The ITIL® 4 Managing Professional Transition module provides the foundation to deliver effective service management through new ways of working within digital organizations.
This builds on concepts from ITIL 4 Foundation and the four Managing Professional modules, such as “Create, Deliver & Support" and “High-Velocity IT” enabling existing ITIL Experts and those with 17 ITIL v3 credits to transition to an equivalent understanding of ITIL 4.
However, the certification’s content isn’t just about service management – it’s a lot broader than that.
It brings together modern and different ways of working, leaning upon methods and frameworks outside of service management. And that involves a lot of soft skills that ITIL has not previously addressed. It takes a deeper look at how – for example – team culture, work management techniques, customer and service relationships and user experience play a huge part in how to practice service management today.
Coming from ITIL v3 it’s refreshing to see how ITIL 4 encapsulates what is happening in the industry at large and introduces the “how” from a behavioural and cultural perspective too. These are massive enablers for doing the “what”.
A toolkit for digital environments
ITIL 4 Managing Professional, I believe, gives you the guidebook for doing service management well in a digital environment.
At Co-op Digital, we deliver software and focus on delivering value quickly and often. ITIL 4 managing professional provides guidance and best practice for how we deliver “High velocity IT” without slowing down the rate of change, keeping services reliable and secure and continuously iterating to meet our users’ demands.
This complements what I’m already doing and Managing Professional brings together a toolkit and glossary for doing this well. This is vital as digital transformation and its impact on organizations and technology can be overwhelming; so seeing different thoughts and ideas brought together as best practice is really useful.
And it offers a fresh view on delivering service management which is fit for the digital age: this is about moving away from the service lifecycle and its more siloed approach to completing one phase before starting the next. Instead, ITIL 4 provides a framework that allows us to do things simultaneously and in collaboration. For example, incident restoration informs many other activities across service delivery and doesn’t just work in isolation.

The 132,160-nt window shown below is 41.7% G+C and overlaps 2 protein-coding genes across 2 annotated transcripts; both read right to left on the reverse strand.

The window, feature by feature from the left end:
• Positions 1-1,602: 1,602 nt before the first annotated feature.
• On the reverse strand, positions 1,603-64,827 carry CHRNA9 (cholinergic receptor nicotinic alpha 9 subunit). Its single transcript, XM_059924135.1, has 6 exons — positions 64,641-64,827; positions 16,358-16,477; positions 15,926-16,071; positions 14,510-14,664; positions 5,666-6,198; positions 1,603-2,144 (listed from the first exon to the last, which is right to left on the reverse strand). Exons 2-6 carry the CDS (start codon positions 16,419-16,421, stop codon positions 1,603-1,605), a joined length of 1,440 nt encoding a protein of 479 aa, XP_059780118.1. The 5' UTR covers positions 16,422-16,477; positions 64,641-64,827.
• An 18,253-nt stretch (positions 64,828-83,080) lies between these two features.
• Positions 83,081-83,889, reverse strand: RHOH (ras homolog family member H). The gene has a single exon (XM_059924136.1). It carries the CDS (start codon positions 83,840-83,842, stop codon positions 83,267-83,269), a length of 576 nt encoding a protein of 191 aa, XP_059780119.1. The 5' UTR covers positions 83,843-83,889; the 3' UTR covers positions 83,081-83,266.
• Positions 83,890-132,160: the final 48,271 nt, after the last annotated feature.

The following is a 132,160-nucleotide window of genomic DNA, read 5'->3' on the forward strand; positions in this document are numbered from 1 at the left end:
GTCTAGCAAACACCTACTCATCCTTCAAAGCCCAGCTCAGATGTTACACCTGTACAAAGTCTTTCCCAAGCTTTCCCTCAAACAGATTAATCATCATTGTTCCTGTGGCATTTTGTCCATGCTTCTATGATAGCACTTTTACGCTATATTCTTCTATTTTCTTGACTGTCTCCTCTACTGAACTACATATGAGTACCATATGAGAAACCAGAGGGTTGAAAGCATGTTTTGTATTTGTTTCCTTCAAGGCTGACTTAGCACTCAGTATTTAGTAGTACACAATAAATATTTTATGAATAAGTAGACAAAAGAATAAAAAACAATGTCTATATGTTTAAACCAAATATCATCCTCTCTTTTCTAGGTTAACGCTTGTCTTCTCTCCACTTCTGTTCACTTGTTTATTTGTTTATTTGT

With the speed of digital developments, you still need to understand the impact of your work on other areas in the organization. So, enabling flexibility and having a holistic and non-siloed view of activities is important.
Our work at Co-op Digital includes creating products and services using agile and DevOps concepts. When operating these services, we have adapted how we use ITIL and Managing Professional bridges the gap successfully between the different frameworks by acknowledging how they can work together.
IT and the business? IT is the business!
You don’t need to work in IT or work in service management to understand the ideas in ITIL 4. And, to be clear, it’s not about the business and IT as separate things; it’s about the business having a strategy and collaborating with IT to co-create value and ensure this meets the demands of the organization and its customers.
If an organization chooses to do one thing only from ITIL 4, it would be following the guiding principles. These – such as “keep it simple and practical” – make a fundamental difference to your approach and, along with the Service Value System and Service Value Chain, are there to help us keep value at the forefront when building and managing services.
These concepts are more fit for purpose in organizations today and really highlight the “adopt and adapt” approach of ITIL, compelling you to use the guidance in a way that’s right for your organization and people.
Reinforcing service management’s value
The value of service management is not always well understood in a digitally-driven operation.
Now, with the pace of change, and the demand to provide new services more quickly, safely and securely through digital technology, ITIL 4 creates a common language and highlights the importance of service management in a digital organization. And the relevance of this goes beyond service managers; encompassing professionals working across IT to create a holistic function with multiple value streams.
In a digital world – without the specialist skills, mindset and attitude in service management – the world can fall down around you. If anything, service management is more important now than ever.
Read Sundeep's previous blog post for AXELOS, ITIL 4: a clear definition of value.